Oregon AG sues Fox Corp over 2020 election reporting, claims 'breach of fiduciary duty'

“The board of Fox Corporation took a massive risk in pursuing profits by perpetuating and peddling known falsehoods."

Oregon’s Attorney General Ellen Rosenblum filed a stockholder derivative lawsuit against the board of directors of Fox Corporation this week, the corporate parent of Fox News, alleging it engaged in a breach of fiduciary duty. They claim that their pension funds were harmed by Fox News' reporting on the aftermath of the 2020 presidential election.

"Fox’s Board knew that Fox News’s promotion of political narratives without regard for whether the underlying factual assertions were true created significant exposure to defamation charges," alleges the complaint filed in Delaware Chancery Court.

According to the release, “…by pushing narratives that appealed to their audience regardless of the facts, Fox’s Board should have been especially sensitive to risks of defamation. Yet, Fox’s business model is to promote false claims, including that murdered Democratic National Committee staffer Seth Rich provided hacked emails to WikiLeaks, and continuing through false claims that election technology companies U.S. Dominion, Inc. and Smartmatic USA Corp. rigged the 2020 presidential election.”

The suit was filed on behalf of The Oregon Public Employee Retirement Fund (OPERF), which is a Fox investor, and Oregon Treasurer Tobias Read, whose office partnered in the investigation. Oregon held 150,146 shares of Fox Class A stock and 76,169 shares of Fox Class B stock, worth approximately $5.2 million as of August 31.

Rosenblum said in a release, “The board of Fox Corporation took a massive risk in pursuing profits by perpetuating and peddling known falsehoods. The directors’ choices exposed themselves and the company to liability and exposed their shareholders to significant risks. That is the crux of our lawsuit, and we look forward to making our case in court.”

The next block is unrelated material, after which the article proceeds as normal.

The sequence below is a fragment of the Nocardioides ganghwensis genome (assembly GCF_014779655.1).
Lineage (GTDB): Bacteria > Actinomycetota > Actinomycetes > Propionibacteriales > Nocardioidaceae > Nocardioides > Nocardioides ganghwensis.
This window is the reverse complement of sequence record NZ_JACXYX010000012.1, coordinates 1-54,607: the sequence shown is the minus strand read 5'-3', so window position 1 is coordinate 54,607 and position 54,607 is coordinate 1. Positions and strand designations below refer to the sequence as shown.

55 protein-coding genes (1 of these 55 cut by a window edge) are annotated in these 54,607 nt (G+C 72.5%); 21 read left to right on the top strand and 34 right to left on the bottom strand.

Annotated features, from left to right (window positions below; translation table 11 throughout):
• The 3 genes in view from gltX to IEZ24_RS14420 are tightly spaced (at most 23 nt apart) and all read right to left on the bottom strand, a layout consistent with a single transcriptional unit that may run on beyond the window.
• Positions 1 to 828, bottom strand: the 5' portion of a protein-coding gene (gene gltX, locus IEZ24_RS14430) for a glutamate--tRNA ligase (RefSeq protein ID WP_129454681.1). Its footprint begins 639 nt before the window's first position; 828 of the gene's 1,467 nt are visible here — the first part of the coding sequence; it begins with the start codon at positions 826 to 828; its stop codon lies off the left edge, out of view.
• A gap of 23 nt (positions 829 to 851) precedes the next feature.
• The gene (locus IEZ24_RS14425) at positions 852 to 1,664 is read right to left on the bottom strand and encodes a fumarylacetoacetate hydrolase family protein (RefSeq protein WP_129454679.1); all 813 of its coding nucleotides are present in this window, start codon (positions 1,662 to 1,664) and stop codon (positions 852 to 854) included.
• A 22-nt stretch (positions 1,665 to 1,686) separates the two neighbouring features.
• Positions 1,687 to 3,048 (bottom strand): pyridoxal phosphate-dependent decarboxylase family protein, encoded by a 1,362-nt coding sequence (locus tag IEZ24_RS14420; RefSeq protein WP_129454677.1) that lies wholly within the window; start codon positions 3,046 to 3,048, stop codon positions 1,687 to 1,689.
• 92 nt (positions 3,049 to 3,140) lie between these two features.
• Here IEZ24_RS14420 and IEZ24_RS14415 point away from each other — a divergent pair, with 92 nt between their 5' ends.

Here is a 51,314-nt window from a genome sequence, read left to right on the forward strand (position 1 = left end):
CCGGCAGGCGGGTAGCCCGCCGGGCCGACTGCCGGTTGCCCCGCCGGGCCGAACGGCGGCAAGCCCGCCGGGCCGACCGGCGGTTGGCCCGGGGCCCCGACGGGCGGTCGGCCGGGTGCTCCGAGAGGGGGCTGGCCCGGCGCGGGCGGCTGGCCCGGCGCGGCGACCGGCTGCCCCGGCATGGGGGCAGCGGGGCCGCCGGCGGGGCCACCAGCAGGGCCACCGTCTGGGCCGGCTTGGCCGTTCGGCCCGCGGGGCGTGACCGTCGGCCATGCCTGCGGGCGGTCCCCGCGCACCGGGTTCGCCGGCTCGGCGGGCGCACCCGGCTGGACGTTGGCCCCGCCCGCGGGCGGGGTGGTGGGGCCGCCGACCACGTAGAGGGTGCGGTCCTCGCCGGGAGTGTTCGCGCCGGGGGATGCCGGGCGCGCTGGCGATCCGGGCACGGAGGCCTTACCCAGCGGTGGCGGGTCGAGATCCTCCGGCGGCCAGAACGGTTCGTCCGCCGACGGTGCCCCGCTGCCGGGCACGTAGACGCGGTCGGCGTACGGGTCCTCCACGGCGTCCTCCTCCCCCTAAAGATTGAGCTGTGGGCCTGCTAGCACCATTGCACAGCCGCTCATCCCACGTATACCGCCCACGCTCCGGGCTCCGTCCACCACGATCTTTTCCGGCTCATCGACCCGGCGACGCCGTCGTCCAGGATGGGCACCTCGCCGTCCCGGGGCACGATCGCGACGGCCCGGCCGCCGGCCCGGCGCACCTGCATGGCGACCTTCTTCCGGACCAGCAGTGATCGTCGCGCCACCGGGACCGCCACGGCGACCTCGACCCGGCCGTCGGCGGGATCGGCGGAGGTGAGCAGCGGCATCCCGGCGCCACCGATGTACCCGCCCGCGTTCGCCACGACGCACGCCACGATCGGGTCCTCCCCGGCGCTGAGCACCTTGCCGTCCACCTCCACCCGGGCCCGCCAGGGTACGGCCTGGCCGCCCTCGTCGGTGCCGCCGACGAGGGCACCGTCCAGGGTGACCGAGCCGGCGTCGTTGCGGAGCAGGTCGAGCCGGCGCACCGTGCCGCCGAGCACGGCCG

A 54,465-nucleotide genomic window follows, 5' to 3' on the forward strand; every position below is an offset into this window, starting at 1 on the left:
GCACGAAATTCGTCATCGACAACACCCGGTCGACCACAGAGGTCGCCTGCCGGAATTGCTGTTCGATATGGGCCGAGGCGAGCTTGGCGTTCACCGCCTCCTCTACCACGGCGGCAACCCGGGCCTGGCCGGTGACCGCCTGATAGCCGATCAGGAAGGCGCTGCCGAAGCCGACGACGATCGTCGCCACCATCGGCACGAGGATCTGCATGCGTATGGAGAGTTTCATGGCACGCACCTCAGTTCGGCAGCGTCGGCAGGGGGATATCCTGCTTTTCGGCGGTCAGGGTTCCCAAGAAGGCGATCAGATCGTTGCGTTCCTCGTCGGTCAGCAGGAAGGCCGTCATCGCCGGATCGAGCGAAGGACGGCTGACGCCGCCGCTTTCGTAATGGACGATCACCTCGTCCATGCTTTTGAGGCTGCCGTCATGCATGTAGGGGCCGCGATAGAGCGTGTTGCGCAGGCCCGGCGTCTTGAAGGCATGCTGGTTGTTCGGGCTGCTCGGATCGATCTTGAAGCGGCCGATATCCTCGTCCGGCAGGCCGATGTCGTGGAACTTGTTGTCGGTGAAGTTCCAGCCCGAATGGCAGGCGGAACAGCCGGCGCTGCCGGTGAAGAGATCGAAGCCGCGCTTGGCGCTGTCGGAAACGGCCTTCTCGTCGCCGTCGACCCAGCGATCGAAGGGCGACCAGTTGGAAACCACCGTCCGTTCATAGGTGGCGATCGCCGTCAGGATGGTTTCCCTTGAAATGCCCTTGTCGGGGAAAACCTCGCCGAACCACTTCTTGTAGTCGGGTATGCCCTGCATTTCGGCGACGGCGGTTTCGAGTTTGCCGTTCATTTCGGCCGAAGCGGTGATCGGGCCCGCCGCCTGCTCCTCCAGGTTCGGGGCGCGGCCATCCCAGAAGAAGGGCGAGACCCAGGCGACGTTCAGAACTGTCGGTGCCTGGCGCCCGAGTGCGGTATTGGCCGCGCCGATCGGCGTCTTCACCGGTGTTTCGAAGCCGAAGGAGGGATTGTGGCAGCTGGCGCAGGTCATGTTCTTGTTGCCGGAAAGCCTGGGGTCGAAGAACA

According to the AG, the joint investigation earlier this year found that Fox’s management on behalf of the company harmed investors, which include Oregon’s public employees. The New York City Pension Funds is a co-plaintiff in the case.

In April, Fox News settled with Dominion Voting Systems for almost $800 million moments before the trial was set to begin regarding the voting machine company’s lawsuit against the media outlet, claiming that Fox promoted lies about the 2020 presidential election.

The lawsuit also alleges that Fox made no good-faith efforts to monitor for or mitigate defamation risk, “…unlike effectively every other major media organization in the country.”

Treasurer Tobias Read, who is a member of the Oregon Investment Council, which sets state investment policy, said in the release, “Our responsibility to safeguard the retirement investments of Oregon’s public servants is of the utmost importance.”

“We aim to hold Fox’s board of directors, including Rupert and Lachlan Murdoch, accountable for their decisions. We believe that this action is necessary in fulfilling our obligation to our beneficiaries.”
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